ATF Jubilee Edition
Until now, the majority of my consulting work has been with Perl, which I still find to be a powerful language for working with the Web. Indeed, I used to tell people that about 80% of my work was with Perl, with the other 20% a mixture of Java, Python, Tcl and C.
But with the recent explosion in web programming environments, and with the shift to application servers, I (and my staff) have had to change direction somewhat. In many cases, we will prefer to use Perl, especially when coupled with mod_perl and HTML::Mason. However, we are increasingly using Java servlets and JSPs for projects, particularly with the Tomcat servlet/JSP engine and with the PostgreSQL database. Our familiarity with mod_perl is naturally leading us to look at AxKit, while servlets are forcing me to take a serious look at Enhydra.
We have already begun to use ACS for some large jobs, in no small part because of the very large number of working applications—not just underlying tools—that come with it. Moreover, the fact that ACS is free software and works with Linux makes it easy to work with since we can rely on the community to provide functionality, documentation, testing and bug fixes.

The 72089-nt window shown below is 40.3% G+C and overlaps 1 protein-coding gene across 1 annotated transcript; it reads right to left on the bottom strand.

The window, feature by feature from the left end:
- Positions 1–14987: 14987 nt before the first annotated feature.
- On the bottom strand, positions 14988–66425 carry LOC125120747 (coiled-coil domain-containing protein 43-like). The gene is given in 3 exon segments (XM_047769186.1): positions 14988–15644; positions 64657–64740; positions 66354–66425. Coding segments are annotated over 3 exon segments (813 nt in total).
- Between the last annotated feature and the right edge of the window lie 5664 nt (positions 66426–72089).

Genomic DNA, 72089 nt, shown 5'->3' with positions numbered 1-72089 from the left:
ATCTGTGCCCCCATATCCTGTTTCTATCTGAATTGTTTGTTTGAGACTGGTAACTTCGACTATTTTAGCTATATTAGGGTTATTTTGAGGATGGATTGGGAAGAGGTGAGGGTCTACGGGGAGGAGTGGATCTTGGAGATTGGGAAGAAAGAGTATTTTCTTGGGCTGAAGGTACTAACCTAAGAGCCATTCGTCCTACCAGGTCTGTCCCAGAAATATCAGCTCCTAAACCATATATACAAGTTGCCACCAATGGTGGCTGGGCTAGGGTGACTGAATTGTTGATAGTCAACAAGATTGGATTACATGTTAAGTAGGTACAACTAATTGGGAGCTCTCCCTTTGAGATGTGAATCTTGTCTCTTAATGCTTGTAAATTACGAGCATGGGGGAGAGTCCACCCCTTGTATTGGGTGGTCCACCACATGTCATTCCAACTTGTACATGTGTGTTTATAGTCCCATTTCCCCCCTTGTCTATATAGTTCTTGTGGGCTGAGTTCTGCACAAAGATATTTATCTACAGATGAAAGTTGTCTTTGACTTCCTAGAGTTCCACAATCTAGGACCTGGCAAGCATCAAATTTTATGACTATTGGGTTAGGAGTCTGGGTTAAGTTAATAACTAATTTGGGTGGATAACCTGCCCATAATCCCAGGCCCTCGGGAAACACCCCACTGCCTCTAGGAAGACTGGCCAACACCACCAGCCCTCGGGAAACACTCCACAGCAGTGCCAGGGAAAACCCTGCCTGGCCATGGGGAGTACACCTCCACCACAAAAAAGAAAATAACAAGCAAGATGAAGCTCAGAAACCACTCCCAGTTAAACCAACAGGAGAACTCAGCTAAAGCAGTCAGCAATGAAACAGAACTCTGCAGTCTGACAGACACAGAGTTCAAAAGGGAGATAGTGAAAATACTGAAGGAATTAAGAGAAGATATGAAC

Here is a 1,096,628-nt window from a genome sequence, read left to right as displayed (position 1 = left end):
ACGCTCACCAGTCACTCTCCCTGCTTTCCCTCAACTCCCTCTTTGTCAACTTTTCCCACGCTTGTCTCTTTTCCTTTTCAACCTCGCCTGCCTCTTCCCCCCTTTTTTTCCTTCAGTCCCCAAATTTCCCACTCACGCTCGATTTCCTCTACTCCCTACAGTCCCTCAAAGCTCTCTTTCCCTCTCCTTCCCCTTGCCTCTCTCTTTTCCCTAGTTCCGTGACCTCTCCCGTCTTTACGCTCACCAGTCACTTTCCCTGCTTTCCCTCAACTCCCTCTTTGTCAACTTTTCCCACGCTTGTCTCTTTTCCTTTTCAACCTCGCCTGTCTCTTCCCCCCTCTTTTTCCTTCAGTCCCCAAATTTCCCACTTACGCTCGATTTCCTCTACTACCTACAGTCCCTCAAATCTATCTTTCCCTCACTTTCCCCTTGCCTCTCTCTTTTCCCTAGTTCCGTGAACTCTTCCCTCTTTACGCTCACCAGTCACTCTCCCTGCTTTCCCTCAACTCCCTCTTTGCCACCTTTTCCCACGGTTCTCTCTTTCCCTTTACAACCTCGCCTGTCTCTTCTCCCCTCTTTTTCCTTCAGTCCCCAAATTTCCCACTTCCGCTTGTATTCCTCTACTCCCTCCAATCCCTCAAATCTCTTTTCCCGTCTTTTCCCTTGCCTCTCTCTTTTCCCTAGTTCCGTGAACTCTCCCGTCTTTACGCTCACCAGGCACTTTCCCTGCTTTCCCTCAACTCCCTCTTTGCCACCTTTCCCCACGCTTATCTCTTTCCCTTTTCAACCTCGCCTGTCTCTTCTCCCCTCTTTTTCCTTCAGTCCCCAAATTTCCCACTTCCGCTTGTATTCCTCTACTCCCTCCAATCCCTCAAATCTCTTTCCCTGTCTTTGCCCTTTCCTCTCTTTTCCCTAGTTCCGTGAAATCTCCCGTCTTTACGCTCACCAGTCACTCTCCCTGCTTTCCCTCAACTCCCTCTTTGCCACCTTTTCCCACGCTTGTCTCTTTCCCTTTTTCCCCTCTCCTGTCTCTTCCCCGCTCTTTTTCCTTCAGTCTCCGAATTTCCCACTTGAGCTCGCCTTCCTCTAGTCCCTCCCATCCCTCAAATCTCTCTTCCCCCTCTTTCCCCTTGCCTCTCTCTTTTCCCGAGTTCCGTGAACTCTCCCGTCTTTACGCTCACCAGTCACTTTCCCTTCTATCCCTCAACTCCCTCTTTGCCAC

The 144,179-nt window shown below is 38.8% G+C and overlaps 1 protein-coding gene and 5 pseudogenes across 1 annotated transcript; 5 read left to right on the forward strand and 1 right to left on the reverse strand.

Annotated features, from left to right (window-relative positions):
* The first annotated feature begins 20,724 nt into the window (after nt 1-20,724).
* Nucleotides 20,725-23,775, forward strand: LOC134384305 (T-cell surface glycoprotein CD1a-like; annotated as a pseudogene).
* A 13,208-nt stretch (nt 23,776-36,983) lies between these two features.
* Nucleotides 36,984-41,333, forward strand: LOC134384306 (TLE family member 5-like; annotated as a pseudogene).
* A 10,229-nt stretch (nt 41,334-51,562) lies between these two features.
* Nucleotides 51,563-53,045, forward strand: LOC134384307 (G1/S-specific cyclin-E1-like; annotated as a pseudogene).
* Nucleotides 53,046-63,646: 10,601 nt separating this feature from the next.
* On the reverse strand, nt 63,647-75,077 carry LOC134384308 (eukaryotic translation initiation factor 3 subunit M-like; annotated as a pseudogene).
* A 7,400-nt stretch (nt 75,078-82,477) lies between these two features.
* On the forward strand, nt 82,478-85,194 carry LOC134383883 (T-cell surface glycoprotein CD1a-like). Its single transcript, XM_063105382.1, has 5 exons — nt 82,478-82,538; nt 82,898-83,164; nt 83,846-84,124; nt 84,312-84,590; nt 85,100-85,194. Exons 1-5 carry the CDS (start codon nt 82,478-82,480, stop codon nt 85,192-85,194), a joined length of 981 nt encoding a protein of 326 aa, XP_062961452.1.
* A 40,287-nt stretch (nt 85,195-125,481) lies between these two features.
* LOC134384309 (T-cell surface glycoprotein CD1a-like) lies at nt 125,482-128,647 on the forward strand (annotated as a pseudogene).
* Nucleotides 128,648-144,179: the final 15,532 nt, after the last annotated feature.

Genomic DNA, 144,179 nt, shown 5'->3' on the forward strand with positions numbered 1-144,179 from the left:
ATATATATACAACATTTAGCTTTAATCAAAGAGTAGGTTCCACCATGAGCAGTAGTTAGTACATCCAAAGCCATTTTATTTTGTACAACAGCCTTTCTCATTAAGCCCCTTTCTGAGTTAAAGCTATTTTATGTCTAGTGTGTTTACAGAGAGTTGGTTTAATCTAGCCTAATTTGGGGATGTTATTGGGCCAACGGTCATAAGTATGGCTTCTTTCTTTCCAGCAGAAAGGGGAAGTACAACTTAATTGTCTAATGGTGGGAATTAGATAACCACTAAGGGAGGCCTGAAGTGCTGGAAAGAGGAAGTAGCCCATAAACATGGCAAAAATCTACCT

In other words, there are lots of technologies out there, many of which have sprung up only within the last year or so. As I complete this 50th ATF column and look toward the future, I see a world of possibilities and opportunities for web developers, particularly those who believe in free software and use Linux. The coming years promise to be exciting and interesting for web developers—and over the coming months and years, I hope to share with you my experiments and experiences in working with such tools, as well as sample pieces of software that can be used with them.
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